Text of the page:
The goal of this trial was to see if lowering the amount of supplementary folic acid taken in conjunction with methotrexate (MTX) medication improved disease management and/or exacerbated MTX-related side effects in persons with active rheumatoid arthritis (RA). 

A randomized double-blind randomized controlled experiment comparing 5 mg/wk folic acid to 0.8 mg/wk folic acid was carried out. Patients with rheumatoid arthritis who had been taking MTX for 3 months or more at a steady dosage for 1 month or more were recruited. All individuals had a DAS28 of 3.2 or higher, or the treating doctor recommended a change in treatment. At weeks 0, 4, 8, 16, and 24, disease activity, complete blood count, liver function tests, red blood cell (RBC) folate, and RBC MTX polyglutamates were measured, as well as reports of adverse events.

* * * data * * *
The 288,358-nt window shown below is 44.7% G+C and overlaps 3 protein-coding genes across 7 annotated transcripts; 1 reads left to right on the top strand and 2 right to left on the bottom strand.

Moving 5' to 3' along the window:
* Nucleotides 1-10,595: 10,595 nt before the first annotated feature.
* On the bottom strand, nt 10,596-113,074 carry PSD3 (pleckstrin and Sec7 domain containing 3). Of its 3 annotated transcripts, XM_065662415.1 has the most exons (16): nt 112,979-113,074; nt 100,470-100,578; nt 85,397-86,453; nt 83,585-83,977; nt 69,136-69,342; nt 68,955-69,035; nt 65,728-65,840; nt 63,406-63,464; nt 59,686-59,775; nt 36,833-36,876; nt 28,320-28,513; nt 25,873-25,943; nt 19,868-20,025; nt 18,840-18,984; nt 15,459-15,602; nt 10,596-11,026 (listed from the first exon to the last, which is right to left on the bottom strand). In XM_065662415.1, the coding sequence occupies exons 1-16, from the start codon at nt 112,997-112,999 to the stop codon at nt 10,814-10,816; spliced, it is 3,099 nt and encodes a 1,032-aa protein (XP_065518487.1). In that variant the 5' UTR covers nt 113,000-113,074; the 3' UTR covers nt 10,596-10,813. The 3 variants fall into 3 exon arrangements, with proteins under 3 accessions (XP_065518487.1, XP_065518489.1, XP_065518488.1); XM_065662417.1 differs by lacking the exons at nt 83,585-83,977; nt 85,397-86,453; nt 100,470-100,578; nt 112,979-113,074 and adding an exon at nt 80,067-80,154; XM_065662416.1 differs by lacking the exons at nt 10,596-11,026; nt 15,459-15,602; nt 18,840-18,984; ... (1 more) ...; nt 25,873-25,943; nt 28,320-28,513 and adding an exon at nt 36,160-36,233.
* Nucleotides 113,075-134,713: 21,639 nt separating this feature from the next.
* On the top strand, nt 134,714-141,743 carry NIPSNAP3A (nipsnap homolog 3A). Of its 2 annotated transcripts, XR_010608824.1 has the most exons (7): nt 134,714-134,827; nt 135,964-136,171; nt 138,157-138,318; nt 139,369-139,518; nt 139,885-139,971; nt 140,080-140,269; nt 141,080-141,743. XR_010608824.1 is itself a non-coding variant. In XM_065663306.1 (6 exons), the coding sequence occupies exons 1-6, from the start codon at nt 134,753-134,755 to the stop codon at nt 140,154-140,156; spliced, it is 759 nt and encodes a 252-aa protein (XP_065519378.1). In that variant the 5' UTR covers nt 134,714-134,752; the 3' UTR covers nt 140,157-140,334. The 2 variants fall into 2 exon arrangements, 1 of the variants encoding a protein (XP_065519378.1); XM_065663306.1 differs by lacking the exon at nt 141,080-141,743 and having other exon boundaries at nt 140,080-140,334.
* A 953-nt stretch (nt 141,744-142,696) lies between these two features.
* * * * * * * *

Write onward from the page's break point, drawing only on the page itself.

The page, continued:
Forty people were recruited. Between weeks 0 and 24, the mean (SD) change in RBC folate was +87.9 nmol/L in the high-dose group and -113.3 (65.7) nmol/L in the low-dose group (p < 0.05). At 24 weeks, there was no significant difference in DAS28 change between the high- and low-dose groups (−0.13 [95% confidence interval, −0.69 to 0.43] vs −0.25 [−0.87 to 0.37], respectively [p = 0.78]). There was no statistically significant difference in MTX-related side effects between the two groups.

A decrease in RBC folate as a result of folic acid dose reduction was not linked with a change in RA disease activity or MTX-related side effects. The key rationale for co-prescribing folic acid with MTX is the prevention of MTX-related side effects.